Eddins • Domine is a boutique law firm providing personal service and attention throughout the entire course of your representation. Our attorneys focus on family law, estate planning, and business and corporate law, and also excel in providing practical advice and representation in Kentuckiana real estate and civil litigation matters.
Custody and Parenting Time
Many of our prospective clients come into our office with confusion about custody and parenting time. People often misunderstand the difference between the two. Here are some of our top questions:
Custody of the child involves which party will make healthcare, school-related, religious, and other major decisions for the child. Parents will either have joint-custody, and be making these major decision together, or one person will have sole custody and make those decisions alone. Custody has no relation to the amount of time each parent will spend with the child.
Parenting time involves how often each party has the child in his or her care. For example, some families have one parent that has the child primarily and the other parent exercises parenting time one day each week and every other weekend, while other parents exercise a fifty-fifty parenting schedule. A parenting schedule really can be modified to fit your family. What works for your child, may not work for someone else’s child. It is important to think about what type of schedule will most benefit your children and remember that you can be creative when you reach an agreement on parenting time.
The parenting schedule will determine how much time the child will spend with each parent and when the transition between each parent will occur. Most likely, you will also have a holiday schedule that will determine which parent spends each holiday with the child/children.
In the majority of cases and circumstances, parents will share joint custody of their child/children. This means that parents make decisions together, or jointly, regarding the education, medical, and religious concerns of their child/children.
However, there are cases when joint custody is not appropriate, and sole custody to one parent is best. If one parent withholds the child/children from the other parent and has shown that he/she is not willing to cooperate or communicate with the other parent, sole custody may be appropriate. Sole custody may be appropriate if one parent has issues with drugs, violence, or poor decision-making. If you are awarded sole custody, it means that you can make long-term decisions regarding the child/children without the input of the other parent. This does not mean that the other parent cannot see the child/children. In most sole custody cases, the judge will award parenting time to the non-custodial parent. Sometimes, it is appropriate for the parenting time to be supervised.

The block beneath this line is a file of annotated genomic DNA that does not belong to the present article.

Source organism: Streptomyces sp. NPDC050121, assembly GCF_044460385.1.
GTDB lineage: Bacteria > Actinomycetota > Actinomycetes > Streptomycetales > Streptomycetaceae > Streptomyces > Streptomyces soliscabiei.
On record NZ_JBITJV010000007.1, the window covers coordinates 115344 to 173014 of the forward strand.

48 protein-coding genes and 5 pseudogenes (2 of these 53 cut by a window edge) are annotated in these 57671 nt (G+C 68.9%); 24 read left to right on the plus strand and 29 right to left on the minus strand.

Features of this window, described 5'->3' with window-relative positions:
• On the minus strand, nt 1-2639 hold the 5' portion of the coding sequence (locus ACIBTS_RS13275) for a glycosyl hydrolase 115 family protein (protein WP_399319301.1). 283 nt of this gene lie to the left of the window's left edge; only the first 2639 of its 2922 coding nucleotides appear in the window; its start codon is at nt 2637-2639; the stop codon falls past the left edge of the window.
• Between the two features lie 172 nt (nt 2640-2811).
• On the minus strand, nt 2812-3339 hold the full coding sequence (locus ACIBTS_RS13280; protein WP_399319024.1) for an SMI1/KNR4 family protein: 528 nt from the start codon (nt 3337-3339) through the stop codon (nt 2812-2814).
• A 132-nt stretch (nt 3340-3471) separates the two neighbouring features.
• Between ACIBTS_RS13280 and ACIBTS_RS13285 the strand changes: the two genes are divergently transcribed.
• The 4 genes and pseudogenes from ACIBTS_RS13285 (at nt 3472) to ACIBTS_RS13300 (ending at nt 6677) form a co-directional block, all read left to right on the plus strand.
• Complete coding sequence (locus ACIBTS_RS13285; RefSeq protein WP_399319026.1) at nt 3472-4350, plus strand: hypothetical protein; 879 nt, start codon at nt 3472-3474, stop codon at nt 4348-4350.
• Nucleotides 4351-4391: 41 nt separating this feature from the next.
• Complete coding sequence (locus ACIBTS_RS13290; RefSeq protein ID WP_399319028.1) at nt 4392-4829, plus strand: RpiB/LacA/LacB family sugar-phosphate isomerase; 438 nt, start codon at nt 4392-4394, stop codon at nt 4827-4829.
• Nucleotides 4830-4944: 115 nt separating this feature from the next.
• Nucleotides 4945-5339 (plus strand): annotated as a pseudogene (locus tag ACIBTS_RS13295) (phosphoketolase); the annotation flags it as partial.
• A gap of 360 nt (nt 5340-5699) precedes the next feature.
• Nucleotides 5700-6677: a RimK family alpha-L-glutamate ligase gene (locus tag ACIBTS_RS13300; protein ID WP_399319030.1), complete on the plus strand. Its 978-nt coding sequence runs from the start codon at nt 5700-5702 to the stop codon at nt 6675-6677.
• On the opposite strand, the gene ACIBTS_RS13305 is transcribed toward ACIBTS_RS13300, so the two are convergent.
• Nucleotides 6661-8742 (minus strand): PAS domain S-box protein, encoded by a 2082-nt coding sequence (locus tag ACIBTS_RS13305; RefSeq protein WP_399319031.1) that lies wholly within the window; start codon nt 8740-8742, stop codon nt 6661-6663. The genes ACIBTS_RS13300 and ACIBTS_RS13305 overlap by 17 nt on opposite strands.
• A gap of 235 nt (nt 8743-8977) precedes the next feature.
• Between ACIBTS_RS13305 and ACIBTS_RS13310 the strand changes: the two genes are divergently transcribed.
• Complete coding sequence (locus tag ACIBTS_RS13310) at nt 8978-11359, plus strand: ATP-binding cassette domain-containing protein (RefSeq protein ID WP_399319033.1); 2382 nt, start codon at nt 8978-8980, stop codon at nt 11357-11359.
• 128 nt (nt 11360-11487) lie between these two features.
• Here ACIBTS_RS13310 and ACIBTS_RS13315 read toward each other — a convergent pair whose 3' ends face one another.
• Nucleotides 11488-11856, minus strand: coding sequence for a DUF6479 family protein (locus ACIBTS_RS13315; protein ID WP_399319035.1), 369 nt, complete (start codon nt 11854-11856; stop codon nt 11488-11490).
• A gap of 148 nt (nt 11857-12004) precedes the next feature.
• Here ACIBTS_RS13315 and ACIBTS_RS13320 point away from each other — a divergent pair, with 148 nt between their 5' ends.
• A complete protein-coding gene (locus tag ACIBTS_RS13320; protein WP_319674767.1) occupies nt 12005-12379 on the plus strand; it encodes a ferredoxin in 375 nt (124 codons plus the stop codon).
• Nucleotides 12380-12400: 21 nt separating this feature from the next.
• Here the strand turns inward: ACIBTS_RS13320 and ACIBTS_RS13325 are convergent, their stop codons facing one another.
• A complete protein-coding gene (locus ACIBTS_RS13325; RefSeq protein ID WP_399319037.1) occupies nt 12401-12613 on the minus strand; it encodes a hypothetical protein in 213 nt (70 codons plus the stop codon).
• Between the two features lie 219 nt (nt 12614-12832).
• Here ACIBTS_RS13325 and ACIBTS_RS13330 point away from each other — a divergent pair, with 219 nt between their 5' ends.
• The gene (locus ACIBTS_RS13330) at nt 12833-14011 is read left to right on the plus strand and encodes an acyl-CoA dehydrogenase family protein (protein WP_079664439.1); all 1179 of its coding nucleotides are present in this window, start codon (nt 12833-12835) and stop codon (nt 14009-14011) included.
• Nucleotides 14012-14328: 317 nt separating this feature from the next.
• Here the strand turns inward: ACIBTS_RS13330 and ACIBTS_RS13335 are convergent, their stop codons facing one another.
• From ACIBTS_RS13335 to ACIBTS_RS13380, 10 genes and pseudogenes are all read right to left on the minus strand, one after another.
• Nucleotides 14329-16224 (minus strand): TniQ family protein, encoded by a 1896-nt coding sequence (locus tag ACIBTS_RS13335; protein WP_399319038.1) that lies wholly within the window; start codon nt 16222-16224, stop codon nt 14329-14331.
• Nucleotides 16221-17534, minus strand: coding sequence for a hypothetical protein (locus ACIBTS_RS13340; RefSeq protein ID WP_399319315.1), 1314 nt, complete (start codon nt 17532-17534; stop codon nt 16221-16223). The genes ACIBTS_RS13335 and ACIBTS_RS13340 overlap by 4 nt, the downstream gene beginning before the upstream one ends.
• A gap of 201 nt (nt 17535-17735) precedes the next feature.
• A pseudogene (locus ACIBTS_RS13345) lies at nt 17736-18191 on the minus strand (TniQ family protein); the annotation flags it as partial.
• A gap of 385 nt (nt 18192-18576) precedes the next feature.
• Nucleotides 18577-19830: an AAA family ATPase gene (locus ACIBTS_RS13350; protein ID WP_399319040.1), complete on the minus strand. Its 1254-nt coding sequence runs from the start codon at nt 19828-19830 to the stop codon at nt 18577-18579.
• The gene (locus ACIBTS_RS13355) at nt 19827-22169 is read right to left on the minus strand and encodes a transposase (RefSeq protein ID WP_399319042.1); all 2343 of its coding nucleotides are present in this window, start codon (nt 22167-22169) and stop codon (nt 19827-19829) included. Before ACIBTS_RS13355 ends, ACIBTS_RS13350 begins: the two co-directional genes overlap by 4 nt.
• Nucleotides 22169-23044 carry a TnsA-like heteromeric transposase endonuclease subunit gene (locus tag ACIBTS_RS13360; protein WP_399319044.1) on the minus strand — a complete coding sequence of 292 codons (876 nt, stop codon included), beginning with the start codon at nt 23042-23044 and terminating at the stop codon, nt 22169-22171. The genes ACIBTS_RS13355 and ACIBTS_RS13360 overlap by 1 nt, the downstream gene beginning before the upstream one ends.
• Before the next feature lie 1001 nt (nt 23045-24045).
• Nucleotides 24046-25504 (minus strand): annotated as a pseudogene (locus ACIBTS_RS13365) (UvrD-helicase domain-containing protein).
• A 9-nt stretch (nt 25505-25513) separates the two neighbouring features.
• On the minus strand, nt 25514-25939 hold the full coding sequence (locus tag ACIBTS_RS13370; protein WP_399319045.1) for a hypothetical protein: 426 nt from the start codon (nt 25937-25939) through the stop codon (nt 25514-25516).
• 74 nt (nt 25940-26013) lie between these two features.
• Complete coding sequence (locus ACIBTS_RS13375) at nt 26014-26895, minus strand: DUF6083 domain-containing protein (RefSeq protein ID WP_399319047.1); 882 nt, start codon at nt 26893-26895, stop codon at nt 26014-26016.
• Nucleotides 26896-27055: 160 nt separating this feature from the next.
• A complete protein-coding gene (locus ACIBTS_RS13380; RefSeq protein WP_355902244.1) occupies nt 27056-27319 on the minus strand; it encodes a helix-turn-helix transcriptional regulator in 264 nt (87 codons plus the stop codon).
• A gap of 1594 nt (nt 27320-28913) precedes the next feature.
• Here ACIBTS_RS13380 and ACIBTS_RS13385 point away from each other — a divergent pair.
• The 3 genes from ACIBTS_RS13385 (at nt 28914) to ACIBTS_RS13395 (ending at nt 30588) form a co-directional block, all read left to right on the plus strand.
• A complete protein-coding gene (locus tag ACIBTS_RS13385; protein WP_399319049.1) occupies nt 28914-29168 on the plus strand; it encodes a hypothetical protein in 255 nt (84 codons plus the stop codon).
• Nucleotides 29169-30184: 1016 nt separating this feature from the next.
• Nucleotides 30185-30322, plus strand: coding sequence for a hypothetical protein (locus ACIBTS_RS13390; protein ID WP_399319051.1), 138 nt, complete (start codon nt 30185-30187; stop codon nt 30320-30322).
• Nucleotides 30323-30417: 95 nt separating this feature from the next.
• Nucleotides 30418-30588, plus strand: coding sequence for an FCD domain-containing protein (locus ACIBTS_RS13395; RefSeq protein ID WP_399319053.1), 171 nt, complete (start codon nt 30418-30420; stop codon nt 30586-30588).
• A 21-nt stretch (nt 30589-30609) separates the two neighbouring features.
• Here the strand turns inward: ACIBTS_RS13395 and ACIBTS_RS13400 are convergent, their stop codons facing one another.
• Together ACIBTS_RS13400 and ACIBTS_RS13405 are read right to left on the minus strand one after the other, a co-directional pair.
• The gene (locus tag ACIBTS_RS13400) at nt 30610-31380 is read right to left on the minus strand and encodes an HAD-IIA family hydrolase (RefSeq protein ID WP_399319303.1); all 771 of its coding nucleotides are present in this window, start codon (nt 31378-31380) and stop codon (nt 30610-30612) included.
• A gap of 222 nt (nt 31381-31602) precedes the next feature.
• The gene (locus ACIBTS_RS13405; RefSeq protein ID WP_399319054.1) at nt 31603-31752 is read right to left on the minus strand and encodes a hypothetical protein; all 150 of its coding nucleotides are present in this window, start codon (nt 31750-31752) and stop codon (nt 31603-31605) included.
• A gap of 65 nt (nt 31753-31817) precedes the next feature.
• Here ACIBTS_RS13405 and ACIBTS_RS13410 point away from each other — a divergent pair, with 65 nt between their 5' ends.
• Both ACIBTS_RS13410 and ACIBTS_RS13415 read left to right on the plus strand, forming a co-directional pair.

If you and your child’s other parent can agree on custody and a parenting schedule, your attorney will help you put your agreement into a settlement agreement to be filed with the Court. However, if you cannot agree, you will have a hearing in front of a judge and have the opportunity to present your case, after which, the judge will issue a ruling deciding the issues. Sometimes it is necessary to have a Guardian Ad Litem, or Friend of Court, appointed for your child/children. Also, the judge will sometimes involve a psychologist to conduct a custody evaluation to help guide the judge’s decision on custody. Under Kentucky statute, the Court uses the “best interest of the child” standard, which requires the Court to consider the following:
- The wishes of the child’s parent or parents, and any de facto custodian, as to his custody;
- The wishes of the child as to his custodian;
- The interaction and interrelationship of the child with his parent or parents, his siblings, and any other person who may significantly affect the child’s best interests;
- The child’s adjustment to his home, school, and community;
- The mental and physical health of all individuals involved;
- Information, records, and evidence of domestic violence as defined in KRS 403.720;
- The extent to which the child has been cared for, nurtured, and supported by any de facto custodian;
- The intent of the parent or parents in placing the child with a de facto custodian; and
- The circumstances under which the child was placed or allowed to remain in the custody of a de facto custodian, including whether the parent now seeking custody was previously prevented from doing so as a result of domestic violence as defined in KRS 403.720 and whether the child was placed with a de facto custodian to allow the parent now seeking custody to seek employment, work, or to attend school.